Workshops Announced For Hackaday Belgrade

Hackaday is hosting a full conference in Belgrade, Serbia, on 26 May. Today we’re excited to announce the workshops that will take place at Hackaday Belgrade. Workshop tickets are available now, but space is extremely limited and we expect these workshops to fill up fast so purchase your ticket right now!

Details of each workshop are listed below. Topics this year include bringing art to your PCB designs, learning the fundamentals of e-textiles, and getting up-to-speed with FPGAs.

You must have a Hackaday Belgrade ticket in order to purchase a workshop ticket. This is our premier European conference, with the best hardware and technology culture you’ll find anywhere. We think of it as a Hacker Village that comes together for one incredible weekend in May. There will be a bar meetup the night before, talks and workshops all day on Saturday, followed by IDM and DJ sets during the hardware badge hacking which goes late into the night. In addition to the experience of being around a critical mass of excellent people, we’ll have refreshments and food throughout and the conference badge you’ll get is a piece of custom electronics for you to play with and hack on throughout the day.

It’s entertainment. It’s professional development. It’s the crowd of people you’ve always wanted to hang out with. This isn’t hype, it’s Hackaday Belgrade.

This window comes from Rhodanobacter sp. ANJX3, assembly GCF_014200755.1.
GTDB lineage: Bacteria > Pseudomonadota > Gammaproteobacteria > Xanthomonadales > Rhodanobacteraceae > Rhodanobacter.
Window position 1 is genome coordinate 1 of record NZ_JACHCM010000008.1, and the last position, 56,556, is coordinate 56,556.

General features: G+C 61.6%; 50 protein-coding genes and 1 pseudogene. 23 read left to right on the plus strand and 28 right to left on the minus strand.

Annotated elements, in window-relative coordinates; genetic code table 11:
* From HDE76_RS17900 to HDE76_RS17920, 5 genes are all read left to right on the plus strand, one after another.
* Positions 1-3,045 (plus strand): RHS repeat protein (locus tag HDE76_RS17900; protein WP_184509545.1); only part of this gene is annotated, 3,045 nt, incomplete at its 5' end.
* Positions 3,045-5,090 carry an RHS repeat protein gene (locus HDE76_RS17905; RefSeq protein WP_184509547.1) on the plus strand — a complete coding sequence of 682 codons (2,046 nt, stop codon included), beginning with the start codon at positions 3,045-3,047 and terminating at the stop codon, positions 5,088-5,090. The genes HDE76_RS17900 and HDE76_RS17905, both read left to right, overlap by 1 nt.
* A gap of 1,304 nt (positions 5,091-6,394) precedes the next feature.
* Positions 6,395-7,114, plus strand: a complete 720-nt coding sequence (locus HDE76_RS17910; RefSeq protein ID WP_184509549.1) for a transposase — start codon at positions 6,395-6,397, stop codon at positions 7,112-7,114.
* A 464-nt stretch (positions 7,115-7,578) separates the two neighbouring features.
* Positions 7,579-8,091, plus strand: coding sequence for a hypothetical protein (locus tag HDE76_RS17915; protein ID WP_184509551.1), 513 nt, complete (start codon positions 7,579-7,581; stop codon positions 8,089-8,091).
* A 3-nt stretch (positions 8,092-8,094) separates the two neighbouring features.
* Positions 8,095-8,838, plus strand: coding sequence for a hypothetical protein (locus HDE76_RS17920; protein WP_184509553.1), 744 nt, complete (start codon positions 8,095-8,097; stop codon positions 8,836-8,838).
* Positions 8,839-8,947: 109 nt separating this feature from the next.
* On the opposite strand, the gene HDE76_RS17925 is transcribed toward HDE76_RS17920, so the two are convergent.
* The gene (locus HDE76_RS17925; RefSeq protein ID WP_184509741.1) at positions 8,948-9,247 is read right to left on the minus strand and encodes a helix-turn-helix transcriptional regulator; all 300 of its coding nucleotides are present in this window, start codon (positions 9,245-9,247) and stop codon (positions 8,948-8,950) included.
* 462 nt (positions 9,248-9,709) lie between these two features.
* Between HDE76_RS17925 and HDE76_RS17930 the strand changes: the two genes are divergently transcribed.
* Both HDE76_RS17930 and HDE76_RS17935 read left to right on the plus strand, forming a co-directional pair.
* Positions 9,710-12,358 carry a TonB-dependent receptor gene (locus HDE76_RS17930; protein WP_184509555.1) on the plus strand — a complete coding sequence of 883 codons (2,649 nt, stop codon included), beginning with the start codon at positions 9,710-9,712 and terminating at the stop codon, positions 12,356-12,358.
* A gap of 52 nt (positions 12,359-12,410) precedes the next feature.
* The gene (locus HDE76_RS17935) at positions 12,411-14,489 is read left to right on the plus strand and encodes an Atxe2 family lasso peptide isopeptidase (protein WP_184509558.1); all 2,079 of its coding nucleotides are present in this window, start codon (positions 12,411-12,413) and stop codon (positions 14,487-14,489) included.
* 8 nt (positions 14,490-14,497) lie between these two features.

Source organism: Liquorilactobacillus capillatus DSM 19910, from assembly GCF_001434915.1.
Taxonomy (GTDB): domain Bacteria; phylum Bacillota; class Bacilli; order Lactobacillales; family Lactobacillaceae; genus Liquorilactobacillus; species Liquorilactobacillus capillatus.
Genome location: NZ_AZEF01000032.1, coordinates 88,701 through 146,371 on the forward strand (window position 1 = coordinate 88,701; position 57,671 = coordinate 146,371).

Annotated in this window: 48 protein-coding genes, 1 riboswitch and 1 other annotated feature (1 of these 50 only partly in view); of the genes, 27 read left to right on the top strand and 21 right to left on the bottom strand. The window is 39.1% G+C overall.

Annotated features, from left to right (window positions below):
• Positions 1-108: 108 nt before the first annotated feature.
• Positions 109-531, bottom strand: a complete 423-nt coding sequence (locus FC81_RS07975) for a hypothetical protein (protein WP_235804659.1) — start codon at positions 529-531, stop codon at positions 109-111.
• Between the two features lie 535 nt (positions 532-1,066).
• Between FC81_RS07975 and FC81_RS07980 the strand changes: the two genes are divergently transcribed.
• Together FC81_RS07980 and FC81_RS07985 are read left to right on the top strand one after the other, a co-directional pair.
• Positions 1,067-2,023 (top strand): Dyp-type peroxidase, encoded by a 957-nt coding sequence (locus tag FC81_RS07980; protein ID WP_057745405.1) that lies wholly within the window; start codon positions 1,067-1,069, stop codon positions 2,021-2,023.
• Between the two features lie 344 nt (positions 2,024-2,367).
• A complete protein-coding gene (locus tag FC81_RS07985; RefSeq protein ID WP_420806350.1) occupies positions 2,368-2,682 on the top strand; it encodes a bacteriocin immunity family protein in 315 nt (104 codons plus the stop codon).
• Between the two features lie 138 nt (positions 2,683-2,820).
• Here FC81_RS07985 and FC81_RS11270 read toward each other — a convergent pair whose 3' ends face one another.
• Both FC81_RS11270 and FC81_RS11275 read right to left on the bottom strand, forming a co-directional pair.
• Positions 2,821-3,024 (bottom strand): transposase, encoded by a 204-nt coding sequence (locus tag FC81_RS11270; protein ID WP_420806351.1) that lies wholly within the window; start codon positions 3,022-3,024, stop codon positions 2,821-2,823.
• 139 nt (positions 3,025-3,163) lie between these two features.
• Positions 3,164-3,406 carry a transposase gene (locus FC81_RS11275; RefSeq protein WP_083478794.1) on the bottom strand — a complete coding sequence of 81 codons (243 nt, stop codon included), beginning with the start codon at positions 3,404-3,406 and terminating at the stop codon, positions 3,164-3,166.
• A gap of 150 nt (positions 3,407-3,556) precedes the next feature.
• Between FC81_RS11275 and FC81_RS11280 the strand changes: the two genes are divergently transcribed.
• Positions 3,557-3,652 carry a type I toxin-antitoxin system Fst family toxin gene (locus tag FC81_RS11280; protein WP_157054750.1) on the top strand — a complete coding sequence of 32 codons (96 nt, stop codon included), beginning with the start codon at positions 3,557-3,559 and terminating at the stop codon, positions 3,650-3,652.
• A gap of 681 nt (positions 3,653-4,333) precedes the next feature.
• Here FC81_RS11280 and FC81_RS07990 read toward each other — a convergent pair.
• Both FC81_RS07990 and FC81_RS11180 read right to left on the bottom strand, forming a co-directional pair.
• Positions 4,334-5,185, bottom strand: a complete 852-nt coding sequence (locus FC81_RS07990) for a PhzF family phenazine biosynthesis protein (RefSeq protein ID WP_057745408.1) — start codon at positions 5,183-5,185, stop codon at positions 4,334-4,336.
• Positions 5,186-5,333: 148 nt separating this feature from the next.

Creating Art in PCB

Brian Benchoff

This workshop will guide attendees through the process of creating art in PCBs. Topics covered will be the layer stackup of the modern PCB (copper, fiberglass, soldermask, and silkscreen), the current state-of-the-art using Chinese board houses, and how to implement graphics in PCB art using KiCad.

Interactive Poetic Glove

Lavoslava Benčić

In this e-textile workshop, participants will create a unique interactive wearable that generates sounds of various frequencies and responds to the touch (pressure). This includes learning about electronic elements and circuits with emphasis on the capacitive, conductive, and resistive properties of fabrics and yarns.

FPGA Development 101

Miodrag Milanovic

This workshop will show the capabilities of FPGA devices, providing an introduction into FPGA tools used and the Verilog hardware description language. We will go through prepared examples and show the differences in approach when doing design for FPGA and MCU.

Hackaday events always sell out so don’t wait to buy a ticket. Of all the things you could do this year, the Hackaday Belgrade Conference is one that’s worth disrupting your normal routine and making a pilgrimage — we “get” you and we want to see you at the con!

RIP DIP ARM

Every month, semiconductor manufacturers across the globe retire old devices. A product that has been superseded, isn’t selling well, or maybe whose application has declined, is removed from the catalogue and ceases to be manufactured. Usually these moments pass unnoticed, just one old device among many. Who is going to remark upon the demise of a chip for a VGA card for example, or a long-ago-left-behind Flash memory chip?

One has come to our attention that is pretty unremarkable, but that could concern some of our readers. NXP have stopped manufacturing the LPC810M021FN8. What on earth is an LPC810M021FN8, you ask, the answer being that it appears to have been the last microcontroller with an ARM core available in a DIP package. Even that in itself is hardly earth-shattering, for if you really must use an ARM core rather than any of the myriad 8, 16, or 32 bit microcontrollers still available you can always get a DIP breakout board for a small surface mount chip.